Radio-frequency spectrum needed for the operation of short-range high-resolution automotive radar has been allocated in the 79 GHz frequency band. This decision was reached at the World Radiocommunication Conference currently meeting in Geneva from November 2 to 27.
The allocation of the 79 GHz frequency band provides a globally harmonized regulatory framework for automotive radar to prevent collisions, which will improve vehicular safety and reduce traffic accidents.
Last month, the ITU membership also unanimously approved open standards aimed at delivering advanced sound for broadcasting services that will create a listening experience that is closer to real life.
The new global standards will facilitate the production and exchange of advanced audio files by allowing a single file to carry a complete audio program containing audio samples as well as metadata for any combination of object, channel and scene-based audio.
Car radar for road safety
The allocation of the frequency band for automotive radar responds to the call by the United Nations General Assembly, which observes the third Sunday in November of each year as a “World Day of Remembrance for Road Traffic Victims”, which occurred on Sunday, November 15.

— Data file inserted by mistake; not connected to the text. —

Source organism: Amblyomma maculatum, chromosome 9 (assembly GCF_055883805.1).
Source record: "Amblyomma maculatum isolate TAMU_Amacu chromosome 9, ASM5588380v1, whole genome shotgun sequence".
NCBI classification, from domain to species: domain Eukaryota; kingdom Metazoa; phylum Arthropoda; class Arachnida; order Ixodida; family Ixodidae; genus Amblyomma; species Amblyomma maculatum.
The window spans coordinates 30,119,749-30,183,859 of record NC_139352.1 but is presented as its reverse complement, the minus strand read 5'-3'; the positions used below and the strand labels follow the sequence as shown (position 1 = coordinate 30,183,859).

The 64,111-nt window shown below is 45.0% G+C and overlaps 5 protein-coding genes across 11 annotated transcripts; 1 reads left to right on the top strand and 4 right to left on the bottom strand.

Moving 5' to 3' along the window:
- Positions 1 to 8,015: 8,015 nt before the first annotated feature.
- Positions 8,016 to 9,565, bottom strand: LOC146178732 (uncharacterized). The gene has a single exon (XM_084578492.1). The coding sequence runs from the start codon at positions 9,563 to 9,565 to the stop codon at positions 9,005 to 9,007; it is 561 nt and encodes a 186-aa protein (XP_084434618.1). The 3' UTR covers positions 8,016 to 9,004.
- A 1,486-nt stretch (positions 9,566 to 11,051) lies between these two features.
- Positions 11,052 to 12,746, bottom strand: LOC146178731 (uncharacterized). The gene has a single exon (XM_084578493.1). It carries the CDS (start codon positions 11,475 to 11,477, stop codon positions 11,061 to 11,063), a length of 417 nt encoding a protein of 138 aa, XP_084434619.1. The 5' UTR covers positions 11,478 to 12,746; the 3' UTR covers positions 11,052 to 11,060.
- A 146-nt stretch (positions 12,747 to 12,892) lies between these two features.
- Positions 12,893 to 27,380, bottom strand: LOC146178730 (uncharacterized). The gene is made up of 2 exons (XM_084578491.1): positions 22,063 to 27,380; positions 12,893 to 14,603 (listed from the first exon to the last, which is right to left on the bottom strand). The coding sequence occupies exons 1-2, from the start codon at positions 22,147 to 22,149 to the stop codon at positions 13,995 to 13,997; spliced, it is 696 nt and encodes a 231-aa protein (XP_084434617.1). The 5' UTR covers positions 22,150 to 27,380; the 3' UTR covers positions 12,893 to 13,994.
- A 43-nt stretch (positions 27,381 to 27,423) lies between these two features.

The allocation of spectrum by ITU will now facilitate the development of one of the most significant technologies in support of this global need.
“The decision to harmonize the 79 GHz frequency band for automotive radar will allow the automotive industry to deploy anti-collision radar devices globally,” said ITU secretary-general Houlin Zhao. “This will contribute a great deal towards the UN goal to improve road safety worldwide and prevent traffic-related fatalities.”
According to UN data, more than 1.25 million fatalities occur each year on the roads around the world.
Open standards for immersive sound
The new file format was developed based on the existing and widely used RIFF/WAV file format in order to facilitate its application and implementation.
Coupled with new high quality Ultra High Definition Television (UHDTV), which offers enhanced image rendition, immersive audio will lift the television experience to an entirely new level, further blurring the line between physical reality and virtual or digital simulation.
Future technical capabilities for audio will also allow viewers to select their own menu of services. They will be able to decide on and adjust the level of immersive sound in their living rooms, creating dynamic sound imaging.
These features become possible with “object based coding”, which will allow viewers to personalize their viewing and listening experience “at the point of consumption”. This could include setting language and dialogue levels and selecting different aspects or sections of programming, which could also bring added benefits for people with disabilities.
“The ITU global standard for immersive audio sets an important step for an exciting new age of ‘sound’ for broadcasting,” said Zhao. “The advanced audio systems will provide additional features and performance well beyond those available today.”